Sunday Scribblings: A Story About Skin

And Sunday Scribblings did declare: skin.

We like to imagine that our skin is an impermeable barrier between 'us' and the world outside our bodies, that we are completely self-contained. Which is silly on so many levels.

Under Your Skin

I watch through the spy hole as the soldiers come back down. Pressed up against my door, cold wood against my cheek, for some reason I barely dare to breath. They're still wrapped up completely in black gas-masks and thick gloves, strange canisters strapped to their backs that seem to be part of some sort of spray. Pesticide perhaps. Maybe they've sprayed the flat and wiped out all the parasites. Perhaps there weren't any to start with. All I know is that some guy came running down the stairs this morning screaming that there were parasites in his flat. I grabbed my phone right away and dialled zero, zero, zero. The soldiers turned up, and now they're leaving. The stairs creak under their collective weight. Otherwise, everything is quiet.

I'm tempted to open the door and ask them what's going on. But something holds me back. Anyway, if something important was happening, if the building was being evacuated for example, they'd tell us. Instead they seem to just be leaving. Everything must be okay.

As the last soldier disappears down the stairs, I move to the window and wait. After a while I see them emerge onto the courtyard below, filing out in step, climbing back onto their truck and driving off. I look around to see if anything has changed outside. It hasn't. More accurately, it changes so slowly that I don't notice it. The grey building opposite was once bright white. The gardens flanking the street were once dominated by neat, colourful flowers rather than dull, unruly weeds. They didn't become that way overnight.

I hear something out on the landing and race back to the spy hole. A young woman is creeping up the stairs. She's small and pale, bespectacled and dowdily dressed. Her unwashed black hair is tied back in a loose ponytail. I've seen her around the building before, like a quiet ghost. I remember she smiled at me a few times.

She peers up the stairs cautiously.

After a moment's consideration, I unlock the door. She turns towards it and looks a little embarrassed. I undo the bolts and chain and peel away the duct tape covering the gaps between the door and the frame. As I open it I suddenly wonder what I look like. I try to always look presentable, even though this woman's is the first human face I have seen in weeks.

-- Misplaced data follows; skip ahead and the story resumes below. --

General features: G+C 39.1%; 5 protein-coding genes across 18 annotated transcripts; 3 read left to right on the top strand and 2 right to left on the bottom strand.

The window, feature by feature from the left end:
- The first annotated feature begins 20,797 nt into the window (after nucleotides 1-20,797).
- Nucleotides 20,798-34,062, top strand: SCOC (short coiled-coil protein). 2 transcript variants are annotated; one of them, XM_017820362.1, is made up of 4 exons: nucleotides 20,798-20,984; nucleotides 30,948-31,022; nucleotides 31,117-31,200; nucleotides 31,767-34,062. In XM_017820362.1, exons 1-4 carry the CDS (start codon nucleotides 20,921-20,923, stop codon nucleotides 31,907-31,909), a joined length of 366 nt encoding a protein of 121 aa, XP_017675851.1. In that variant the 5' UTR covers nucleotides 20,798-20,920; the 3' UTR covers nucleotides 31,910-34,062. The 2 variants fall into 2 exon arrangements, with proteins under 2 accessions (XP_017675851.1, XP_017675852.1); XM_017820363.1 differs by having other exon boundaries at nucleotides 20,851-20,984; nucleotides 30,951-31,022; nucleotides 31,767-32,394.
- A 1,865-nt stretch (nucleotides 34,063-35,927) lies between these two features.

"They've gone," I say.

"Oh," she says. "Do you know what happened?"

I shake my head. "Some guy thought he had parasites in his flat. The soldiers came and went. Beyond that, I don't know."

She looks a little sheepish. She's extremely pale and she rubs her stomach absently.

"Are you okay?" I ask, wondering if she has parasites.

She nods. I start to close the door.

"I'm really hungry," she blurts out. "I have nothing to eat."

I freeze for a moment. Then I open the door wide again. "Come inside," I say.

She smiles apologetically and walks into my flat. I close the door behind her, lock it, close the bolts and chain and smooth the tape back down over the gaps. When I turn around she's examining my place. I can't even remember the last time someone other than me laid eyes on it.

"It's nothing special, but it's home," I say to her back. "I was still moving in when all this happened."

All I have are a few pieces of furniture, an old TV and a load of books. I've read most of them twice.

She looks at my computer - green screen flickering beneath a hood of shiny white plastic. "You work from home," she says.

"Who doesn't these days?"

"Me," she says quietly.

"No wonder you're hungry. You just have the emergency rations? Well, they always seem to give me too much. I've eaten already, but you can have some of my leftovers. I really wish I had something better to offer you than cold chicken."

She turns to face me. The left lens in her glasses is cracked; it casts rainbow patterns over her cheek. "No," she says, "that sounds lovely."